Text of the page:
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For the love of the outdoors

Grandpa and grandson fishing

By Ty Stockton - Guest columnist for AARP Wyoming

The average school-age child in the United States spends an average of seven hours a day in front of a screen – that includes television, video games, computers, or the ubiquitous smartphone.
That statistic, says Walt Gasson, is alarming.
“I don’t think that’s how human beings become well-adjusted, functional people,” says the Trout Unlimited director of endorsed businesses, who has also worked as the executive director of the Wyoming Wildlife Foundation and as an administrator at the Wyoming Game and Fish Department.
He says he’s given a lot of thought to the amount of time – or lack of time – kids spend outside. “That study says kids spend an average of seven minutes of unstructured, outdoor play. That’s not enough.”
But Gasson says there’s more to raising the next generation than just plunking them down in front of a television screen, or even booting them outside for physical play. He is a firm believer in sharing new experiences with his children and grandchildren, no matter if they’re still in their single digits or well into their fourth decades.
“My family has three traditions that are really cool,” he says. They’re annual events that not only educate the kids, but also are among the most enjoyable activities the more senior members of the family do each year.
“The first is Camp Wapiti,” he says. Grandma and Grandpa Gasson take the kids camping, where everyone has the chance to shoot at targets, go fishing, take hikes, and generally enjoy what nature has to offer. “Our children have evolved into teachers, and they transfer those skills to their own kids and nieces and nephews at Camp Wapiti. They teach them how to identify edible plants, knife safety, you name it.”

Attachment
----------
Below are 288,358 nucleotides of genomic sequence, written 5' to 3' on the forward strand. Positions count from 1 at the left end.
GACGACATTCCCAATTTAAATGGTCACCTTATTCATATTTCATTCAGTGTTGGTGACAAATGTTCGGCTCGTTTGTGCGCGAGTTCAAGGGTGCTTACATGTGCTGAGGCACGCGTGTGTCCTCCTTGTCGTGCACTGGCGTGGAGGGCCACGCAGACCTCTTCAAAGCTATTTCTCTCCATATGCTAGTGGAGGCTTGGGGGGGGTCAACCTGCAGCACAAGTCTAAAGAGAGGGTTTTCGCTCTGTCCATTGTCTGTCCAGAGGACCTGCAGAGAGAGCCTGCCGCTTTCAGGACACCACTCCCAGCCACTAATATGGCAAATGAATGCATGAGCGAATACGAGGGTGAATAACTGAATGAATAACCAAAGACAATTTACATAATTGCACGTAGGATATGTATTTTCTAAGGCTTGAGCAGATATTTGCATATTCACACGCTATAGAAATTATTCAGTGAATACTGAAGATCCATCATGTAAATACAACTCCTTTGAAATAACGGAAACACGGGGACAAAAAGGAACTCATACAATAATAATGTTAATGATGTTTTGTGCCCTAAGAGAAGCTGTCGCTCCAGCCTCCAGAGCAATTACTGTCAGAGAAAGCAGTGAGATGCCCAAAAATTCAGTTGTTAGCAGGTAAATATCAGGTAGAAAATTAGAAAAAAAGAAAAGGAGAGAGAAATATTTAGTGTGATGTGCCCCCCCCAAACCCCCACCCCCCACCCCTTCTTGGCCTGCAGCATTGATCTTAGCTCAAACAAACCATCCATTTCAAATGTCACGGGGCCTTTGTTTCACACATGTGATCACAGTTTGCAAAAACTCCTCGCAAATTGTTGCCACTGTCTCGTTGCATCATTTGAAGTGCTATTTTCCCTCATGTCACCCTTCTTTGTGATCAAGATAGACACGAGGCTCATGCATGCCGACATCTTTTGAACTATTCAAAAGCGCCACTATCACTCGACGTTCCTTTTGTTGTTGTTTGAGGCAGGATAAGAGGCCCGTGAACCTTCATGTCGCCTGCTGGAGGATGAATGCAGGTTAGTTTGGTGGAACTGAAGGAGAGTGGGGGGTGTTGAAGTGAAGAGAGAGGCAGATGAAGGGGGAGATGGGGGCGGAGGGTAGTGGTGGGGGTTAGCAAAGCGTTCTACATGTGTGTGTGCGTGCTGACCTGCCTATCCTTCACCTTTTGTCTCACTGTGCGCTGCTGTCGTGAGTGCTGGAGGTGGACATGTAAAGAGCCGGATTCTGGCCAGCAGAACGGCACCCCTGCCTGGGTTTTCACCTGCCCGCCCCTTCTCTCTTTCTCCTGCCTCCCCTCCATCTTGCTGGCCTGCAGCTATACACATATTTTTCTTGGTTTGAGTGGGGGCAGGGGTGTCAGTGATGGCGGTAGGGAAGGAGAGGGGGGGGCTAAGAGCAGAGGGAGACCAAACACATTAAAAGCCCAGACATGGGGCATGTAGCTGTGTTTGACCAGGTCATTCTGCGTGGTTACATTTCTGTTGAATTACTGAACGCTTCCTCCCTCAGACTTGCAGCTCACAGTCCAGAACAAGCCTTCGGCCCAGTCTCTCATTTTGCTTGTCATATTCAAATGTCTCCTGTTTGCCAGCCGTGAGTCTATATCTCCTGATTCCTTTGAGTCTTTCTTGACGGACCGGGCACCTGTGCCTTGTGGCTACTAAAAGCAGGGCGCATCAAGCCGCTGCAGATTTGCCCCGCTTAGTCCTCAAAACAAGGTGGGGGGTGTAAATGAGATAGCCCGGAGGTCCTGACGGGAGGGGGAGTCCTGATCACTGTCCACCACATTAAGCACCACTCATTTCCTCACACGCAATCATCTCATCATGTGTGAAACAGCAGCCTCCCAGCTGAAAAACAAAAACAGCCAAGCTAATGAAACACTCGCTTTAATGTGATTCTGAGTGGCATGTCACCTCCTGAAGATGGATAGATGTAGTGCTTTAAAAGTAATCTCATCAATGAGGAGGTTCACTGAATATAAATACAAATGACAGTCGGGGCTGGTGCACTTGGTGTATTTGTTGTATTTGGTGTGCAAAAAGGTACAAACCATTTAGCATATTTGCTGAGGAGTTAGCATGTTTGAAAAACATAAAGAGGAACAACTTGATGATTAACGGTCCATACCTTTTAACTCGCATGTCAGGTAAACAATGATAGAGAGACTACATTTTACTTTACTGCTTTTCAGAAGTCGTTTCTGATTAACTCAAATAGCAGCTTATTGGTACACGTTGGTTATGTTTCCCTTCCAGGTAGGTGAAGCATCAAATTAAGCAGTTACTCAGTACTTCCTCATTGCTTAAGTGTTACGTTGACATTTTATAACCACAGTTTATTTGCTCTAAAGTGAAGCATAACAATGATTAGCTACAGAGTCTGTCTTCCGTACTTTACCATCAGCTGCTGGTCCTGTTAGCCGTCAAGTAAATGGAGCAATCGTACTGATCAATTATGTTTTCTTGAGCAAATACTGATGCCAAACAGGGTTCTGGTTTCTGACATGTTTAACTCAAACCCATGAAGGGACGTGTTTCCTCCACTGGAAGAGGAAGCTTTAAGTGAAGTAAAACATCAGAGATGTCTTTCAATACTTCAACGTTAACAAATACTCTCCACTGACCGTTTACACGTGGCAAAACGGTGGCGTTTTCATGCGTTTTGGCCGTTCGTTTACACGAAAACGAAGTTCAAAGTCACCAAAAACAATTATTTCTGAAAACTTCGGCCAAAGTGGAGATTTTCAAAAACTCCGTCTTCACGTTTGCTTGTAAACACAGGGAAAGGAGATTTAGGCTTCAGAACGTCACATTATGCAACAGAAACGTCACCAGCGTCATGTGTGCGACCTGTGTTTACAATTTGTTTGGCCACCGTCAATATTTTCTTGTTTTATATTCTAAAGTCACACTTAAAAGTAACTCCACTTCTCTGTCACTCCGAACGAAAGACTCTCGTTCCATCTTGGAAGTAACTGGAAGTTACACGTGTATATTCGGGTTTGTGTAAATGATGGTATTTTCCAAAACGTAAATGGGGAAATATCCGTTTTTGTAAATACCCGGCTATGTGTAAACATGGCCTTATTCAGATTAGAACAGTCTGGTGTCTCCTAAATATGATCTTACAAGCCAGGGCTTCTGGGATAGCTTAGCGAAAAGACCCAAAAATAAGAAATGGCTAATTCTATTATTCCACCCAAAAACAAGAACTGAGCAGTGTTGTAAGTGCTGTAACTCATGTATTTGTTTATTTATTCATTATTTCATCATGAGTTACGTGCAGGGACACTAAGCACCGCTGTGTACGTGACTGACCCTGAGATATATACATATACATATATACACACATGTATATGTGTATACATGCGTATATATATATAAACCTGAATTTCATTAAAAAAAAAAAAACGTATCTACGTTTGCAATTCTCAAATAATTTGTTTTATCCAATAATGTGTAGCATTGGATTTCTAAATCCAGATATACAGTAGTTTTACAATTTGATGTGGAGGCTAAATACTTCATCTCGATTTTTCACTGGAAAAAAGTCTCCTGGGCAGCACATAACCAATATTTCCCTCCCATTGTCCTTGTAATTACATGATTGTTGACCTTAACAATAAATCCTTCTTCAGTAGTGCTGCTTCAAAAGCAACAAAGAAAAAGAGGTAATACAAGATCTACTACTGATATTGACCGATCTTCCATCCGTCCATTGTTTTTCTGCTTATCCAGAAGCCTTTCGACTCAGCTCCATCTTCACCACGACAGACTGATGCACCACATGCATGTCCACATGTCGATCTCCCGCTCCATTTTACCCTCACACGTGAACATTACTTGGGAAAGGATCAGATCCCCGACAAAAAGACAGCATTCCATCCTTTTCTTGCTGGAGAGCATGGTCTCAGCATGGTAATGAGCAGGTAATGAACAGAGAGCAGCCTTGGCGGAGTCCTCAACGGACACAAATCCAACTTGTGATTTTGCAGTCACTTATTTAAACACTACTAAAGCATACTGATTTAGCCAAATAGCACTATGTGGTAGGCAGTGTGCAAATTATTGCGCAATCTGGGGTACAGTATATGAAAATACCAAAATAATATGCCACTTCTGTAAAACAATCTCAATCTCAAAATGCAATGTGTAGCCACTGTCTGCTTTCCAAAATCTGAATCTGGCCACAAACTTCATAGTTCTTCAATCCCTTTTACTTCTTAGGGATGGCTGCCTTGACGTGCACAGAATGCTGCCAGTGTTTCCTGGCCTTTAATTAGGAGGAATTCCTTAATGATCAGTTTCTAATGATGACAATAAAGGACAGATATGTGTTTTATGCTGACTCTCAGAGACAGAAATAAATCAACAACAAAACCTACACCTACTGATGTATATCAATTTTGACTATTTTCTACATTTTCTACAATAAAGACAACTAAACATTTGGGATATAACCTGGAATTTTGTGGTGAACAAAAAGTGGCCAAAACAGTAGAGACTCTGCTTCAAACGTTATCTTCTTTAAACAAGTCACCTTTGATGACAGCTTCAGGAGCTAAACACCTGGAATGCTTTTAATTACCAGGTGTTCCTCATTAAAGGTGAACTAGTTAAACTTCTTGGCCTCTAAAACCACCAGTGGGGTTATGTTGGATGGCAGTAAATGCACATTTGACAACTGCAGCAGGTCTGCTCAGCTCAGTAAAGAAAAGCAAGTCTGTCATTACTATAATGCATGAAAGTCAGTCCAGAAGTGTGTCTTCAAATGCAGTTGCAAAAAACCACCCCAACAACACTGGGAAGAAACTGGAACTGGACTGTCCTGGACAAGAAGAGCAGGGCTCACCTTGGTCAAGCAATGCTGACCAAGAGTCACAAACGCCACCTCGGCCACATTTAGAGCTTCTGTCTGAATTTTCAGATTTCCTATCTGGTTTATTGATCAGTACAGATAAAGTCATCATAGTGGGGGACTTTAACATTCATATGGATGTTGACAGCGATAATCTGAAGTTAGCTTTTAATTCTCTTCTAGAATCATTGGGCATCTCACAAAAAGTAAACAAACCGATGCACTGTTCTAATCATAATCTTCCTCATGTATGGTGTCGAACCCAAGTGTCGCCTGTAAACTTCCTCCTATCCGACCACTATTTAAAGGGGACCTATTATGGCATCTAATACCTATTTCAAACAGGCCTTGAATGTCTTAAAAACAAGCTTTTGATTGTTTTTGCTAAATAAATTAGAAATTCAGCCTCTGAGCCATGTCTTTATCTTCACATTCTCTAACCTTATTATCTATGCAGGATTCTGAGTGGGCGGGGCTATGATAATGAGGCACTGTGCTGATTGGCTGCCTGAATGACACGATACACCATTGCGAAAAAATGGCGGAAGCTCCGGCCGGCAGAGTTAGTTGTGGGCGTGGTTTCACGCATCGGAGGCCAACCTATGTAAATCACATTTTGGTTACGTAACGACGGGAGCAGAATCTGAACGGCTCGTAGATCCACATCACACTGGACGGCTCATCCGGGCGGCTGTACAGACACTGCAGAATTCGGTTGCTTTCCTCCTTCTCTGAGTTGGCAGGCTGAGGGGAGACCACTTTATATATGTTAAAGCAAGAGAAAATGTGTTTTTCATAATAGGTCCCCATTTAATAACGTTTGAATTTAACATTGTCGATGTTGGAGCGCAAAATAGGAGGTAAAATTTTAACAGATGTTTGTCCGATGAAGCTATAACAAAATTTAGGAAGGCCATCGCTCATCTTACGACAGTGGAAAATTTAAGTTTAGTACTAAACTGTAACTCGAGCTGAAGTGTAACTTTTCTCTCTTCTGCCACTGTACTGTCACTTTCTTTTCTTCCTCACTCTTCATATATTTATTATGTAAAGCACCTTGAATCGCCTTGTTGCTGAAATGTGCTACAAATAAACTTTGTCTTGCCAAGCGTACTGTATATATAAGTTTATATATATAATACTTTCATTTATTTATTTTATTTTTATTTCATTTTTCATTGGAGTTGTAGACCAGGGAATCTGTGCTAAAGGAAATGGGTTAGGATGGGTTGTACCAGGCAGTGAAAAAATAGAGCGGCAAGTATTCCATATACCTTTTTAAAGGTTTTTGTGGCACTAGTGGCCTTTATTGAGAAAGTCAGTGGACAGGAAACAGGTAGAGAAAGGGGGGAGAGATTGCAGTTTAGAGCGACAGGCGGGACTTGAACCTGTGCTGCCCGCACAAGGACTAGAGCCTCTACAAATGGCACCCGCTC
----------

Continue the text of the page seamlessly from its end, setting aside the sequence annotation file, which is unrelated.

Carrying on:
Gasson says the kids learn a lot, as you’d expect, but even the adults learn from the experience. First and foremost, they learn more about their own children – what excites them, what makes them think, and what they’re passionate about.
Camp Wapiti is the Gasson family tradition that lays the groundwork for the other two traditions – it’s Gasson’s version of boot camp for skills his children and grandchildren will carry with them the rest of their lives.
“The second big event is Antelopealooza,” Gasson says. “Everybody goes. This year we had nine (antelope licenses), and the youngest hunter was 13 years old; the oldest was 62.”
Gasson says the participants – young or old – learn to stalk, make a good, clean shot, and why that’s important. They also learn about the sagebrush steppe ecosystem and how all the plants and animals that inhabit it are intertwined; and that if one piece of that puzzle disappears, it affects all the other members of the ecosystem.
“So, what’s the outcome of all of this?” Gasson says. “What’s the pot of gold at the end of the rainbow?” He says the kids don’t simply learn how to cook dinner over a campfire, find their way using a map and compass, or shoot an antelope. That, he explains, is just the means to a more beneficial end.
After spending all this time with their family, outdoors, where they are far removed from those computer and television screens,